My aim here is not to nag – much – about being mistreated by Lufthansa’s customer service system. Why bother? My recent experience with the German airline was no worse than what I or others normally experience from large companies.
Yes, I had to call several times to be put on hold. When I finally managed to hold it, I waited between 20 and 40 minutes each time – to make sure that when I finally connected with someone I was in a low level anger that I had to suppress if I was hoping something to achieve everyone. It took a number of these calls to resolve my flight issues and on two occasions a representative ended up answering and then accidentally disconnected me, requiring me to start over.
It’s standard material. We’ve all been through it. And as I said, that’s not my topic today.
Nicholas Goldberg was the editorial page editor for 11 years and is a former editor of the Op-Ed page and the Sunday Opinion column.
No, what I want to talk about is the “music on hold” that I heard while waiting. I’ve spent a lot of time thinking about this because, you know, what else could I do?
The reason I was on hold in the first place was because my wife tested positive for the coronavirus on the very day I was due to fly to Germany for my father’s 90th birthday, so my plans were thwarted. In order not to lose more than $1,000, I was hoping to cancel and rebook, despite characteristically buying the cheapest ticket available, which technically didn’t allow for changes, refunds, or coupons.
Unfortunately, Lufthansa experienced “an extraordinarily high volume of calls”.
So I waited and listened.
Let me look back for a moment. The idea of playing music while people are on hold dates back 60 years to a Long Island factory owner named Alfred Levy. Apparently, Levy is quite famous in the narrow circle of people interested in music on hold. The story goes that he accidentally stumbled upon the concept after an exposed wire in his company’s phone system made contact with a steel beam and picked up a nearby radio’s broadcast for callers on hold at his company to hear.
Whether Levy got rich mixing music and phone lines I can’t say. But his patent application predicted the future: He hoped to be able to play music to people on hold “to reassure the originator of the call if the delay becomes excessive, and also to reduce the idle time of the caller waiting on the connection.” waits. …”
Those were the days when Muzak and other companies would whistle bland, easy-to-hear instrumental music through stores, restaurants, and elevators. Levy also wanted to put that music into people’s phones.
Business was pending.
They liked music on hold in part because it gave customers reassurance that their calls would not be dropped. We all know that feeling of sitting on a silent line and stupidly wondering if we’re still connected.
They also liked it because, as they like to say, “Your call is very important to us” — and studies showed that music made customers willing to wait longer before banging on the phone in disgust and calling the competition. Apparently, music changes our perception of time, and ‘occupied time’ passes faster than ‘vacant time’.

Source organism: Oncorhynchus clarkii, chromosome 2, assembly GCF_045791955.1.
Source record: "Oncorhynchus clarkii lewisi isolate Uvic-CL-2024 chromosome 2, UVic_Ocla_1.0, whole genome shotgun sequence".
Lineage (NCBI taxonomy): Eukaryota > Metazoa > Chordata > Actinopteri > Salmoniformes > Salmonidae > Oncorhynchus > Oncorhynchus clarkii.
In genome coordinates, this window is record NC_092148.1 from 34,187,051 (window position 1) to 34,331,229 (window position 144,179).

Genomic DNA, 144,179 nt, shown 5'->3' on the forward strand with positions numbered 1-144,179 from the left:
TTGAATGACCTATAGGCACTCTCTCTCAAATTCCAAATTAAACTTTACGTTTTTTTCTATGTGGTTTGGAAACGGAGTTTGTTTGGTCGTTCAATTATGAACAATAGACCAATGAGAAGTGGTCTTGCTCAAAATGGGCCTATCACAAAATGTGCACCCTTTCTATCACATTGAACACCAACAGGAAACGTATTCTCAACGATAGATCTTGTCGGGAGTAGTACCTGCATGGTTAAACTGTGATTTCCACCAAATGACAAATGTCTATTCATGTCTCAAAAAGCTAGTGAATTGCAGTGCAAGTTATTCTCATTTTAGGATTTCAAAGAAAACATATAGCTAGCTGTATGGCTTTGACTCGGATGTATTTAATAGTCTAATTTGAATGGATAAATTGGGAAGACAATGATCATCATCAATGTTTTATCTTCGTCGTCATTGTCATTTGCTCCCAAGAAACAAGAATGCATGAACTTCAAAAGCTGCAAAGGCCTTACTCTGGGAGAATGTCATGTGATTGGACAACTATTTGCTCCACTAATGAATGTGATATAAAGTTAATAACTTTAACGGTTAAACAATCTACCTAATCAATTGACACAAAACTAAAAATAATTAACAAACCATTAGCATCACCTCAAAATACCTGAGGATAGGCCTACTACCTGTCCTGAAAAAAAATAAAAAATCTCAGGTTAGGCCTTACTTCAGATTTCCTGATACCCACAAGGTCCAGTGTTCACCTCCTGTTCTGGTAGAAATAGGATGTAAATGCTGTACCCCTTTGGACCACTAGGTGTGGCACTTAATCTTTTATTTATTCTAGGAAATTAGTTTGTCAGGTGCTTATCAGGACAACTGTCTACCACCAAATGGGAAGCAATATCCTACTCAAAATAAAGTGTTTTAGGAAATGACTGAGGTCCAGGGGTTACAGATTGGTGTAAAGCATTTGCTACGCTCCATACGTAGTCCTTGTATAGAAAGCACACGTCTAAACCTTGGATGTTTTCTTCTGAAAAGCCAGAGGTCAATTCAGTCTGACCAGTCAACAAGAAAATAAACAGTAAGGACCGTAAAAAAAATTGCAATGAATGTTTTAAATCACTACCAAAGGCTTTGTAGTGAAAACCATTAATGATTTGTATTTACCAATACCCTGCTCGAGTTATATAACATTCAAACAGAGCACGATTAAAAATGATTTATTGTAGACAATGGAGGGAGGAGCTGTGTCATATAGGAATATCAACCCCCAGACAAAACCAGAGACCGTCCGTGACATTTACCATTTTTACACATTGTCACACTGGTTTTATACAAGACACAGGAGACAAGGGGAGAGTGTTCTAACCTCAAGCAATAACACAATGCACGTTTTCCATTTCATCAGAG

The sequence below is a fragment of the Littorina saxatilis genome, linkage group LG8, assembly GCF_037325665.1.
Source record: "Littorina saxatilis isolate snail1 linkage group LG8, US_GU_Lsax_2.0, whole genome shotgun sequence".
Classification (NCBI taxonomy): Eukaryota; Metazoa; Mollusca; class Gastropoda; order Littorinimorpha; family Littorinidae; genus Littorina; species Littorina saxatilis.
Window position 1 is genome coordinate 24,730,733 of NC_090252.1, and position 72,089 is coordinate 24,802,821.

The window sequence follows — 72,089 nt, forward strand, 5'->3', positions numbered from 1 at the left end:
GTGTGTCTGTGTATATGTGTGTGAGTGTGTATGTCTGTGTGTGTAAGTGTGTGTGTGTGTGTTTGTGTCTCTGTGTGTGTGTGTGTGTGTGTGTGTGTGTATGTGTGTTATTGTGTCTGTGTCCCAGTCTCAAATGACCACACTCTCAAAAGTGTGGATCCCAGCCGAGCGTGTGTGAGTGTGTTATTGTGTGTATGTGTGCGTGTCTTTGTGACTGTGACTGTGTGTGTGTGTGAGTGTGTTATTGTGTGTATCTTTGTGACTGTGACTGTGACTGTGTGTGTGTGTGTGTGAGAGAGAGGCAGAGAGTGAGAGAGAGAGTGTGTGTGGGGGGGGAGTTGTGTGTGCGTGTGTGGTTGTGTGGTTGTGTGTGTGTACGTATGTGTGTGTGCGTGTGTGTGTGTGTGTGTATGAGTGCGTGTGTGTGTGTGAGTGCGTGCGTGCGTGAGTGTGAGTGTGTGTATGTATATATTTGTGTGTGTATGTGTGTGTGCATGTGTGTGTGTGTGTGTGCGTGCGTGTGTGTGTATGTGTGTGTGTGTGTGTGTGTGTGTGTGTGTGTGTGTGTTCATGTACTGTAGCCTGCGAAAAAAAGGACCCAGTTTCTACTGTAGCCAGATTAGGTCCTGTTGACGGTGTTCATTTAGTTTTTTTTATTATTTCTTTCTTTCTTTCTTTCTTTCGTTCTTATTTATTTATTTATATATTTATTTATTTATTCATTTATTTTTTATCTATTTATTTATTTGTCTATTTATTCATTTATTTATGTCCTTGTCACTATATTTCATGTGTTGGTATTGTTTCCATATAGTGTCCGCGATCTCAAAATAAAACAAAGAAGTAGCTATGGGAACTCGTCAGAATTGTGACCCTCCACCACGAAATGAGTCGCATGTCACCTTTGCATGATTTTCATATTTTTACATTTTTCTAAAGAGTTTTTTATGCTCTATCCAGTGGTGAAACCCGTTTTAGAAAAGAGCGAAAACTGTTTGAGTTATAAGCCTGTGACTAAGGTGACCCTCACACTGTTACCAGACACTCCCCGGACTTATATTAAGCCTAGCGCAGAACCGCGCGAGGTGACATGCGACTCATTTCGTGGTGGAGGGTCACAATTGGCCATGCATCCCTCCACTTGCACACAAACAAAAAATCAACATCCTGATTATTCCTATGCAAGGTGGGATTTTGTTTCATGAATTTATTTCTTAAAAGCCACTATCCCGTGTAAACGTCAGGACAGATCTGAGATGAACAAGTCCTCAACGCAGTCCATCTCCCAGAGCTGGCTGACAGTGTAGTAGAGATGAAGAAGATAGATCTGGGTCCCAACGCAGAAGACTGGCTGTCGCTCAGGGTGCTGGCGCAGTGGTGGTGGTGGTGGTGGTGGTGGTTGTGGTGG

Some studies even suggested that music keeps customers happy and calm and in the mood to buy. Play it in restaurants and they’ll stay for another drink; Put it on their phones and their fear and anger will go down.
I don’t have the data to refute that. All I know is that I’ve never met anyone who likes music on hold or feels reassured by it.
The problems are obvious. Music on hold sounds terrible because of the distortion that comes with listening to complex music or music with multiple instruments over a crappy phone line. In its effort to be upbeat, too often it’s just a clash of beats and drones. Real “songs” are rarely heard because companies do not want to pay the required license fees, and consultants also warn against negative associations. Instead, you get unfamiliar, banal, instrumental non-songs too often.
And you have to listen to every second because at any moment someone could take off.
Lufthansa, for its part, is making a fundamental error in the music on hold – one so obvious that I figured it out myself even before I met Dr. Read Jim Will’s The Psychology of Telephone ‘On-Hold’ Programming.
Will wrote about the “wear and tear” that comes with excessive repetition in the 1980s. Too much repetition and “caller anxiety is likely to increase”.
Lufthansa’s hold theme — a proprietary “audio branding” the company also uses on boarding — is maddeningly repetitive. It’s not melodic or euphonious or catchy or soothing. It’s just incredibly monotonous.
Hello, Lufthansa (and all the other companies just like you) – there are alternatives! You could break up the monotony by occasionally letting customers know how long they will be waiting. They could offer a civilized beep to show customers they’re still connected instead of belting out distorted music. You could vary the music. You could invest in the technology to call back your customers.
Or – wheeze – you could hire more customer service agents and reduce wait times.
(By the way, you’re not the worst offender in this regard. Australian airline Qantas is said to have once held a man on hold for 15 hours.)
Alternatively, you can stick to the plan and play an endless loop of pseudo music and hope customers stick around indefinitely.
If they have $1,000 at stake, they probably will.
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https://www.latimes.com/opinion/story/2022-01-14/pandemic-travel-airline-cancellations-customer-service-hold-times-hold-music Column: I just spent 45 minutes on hold and that’s what I thought about the music they blasted at me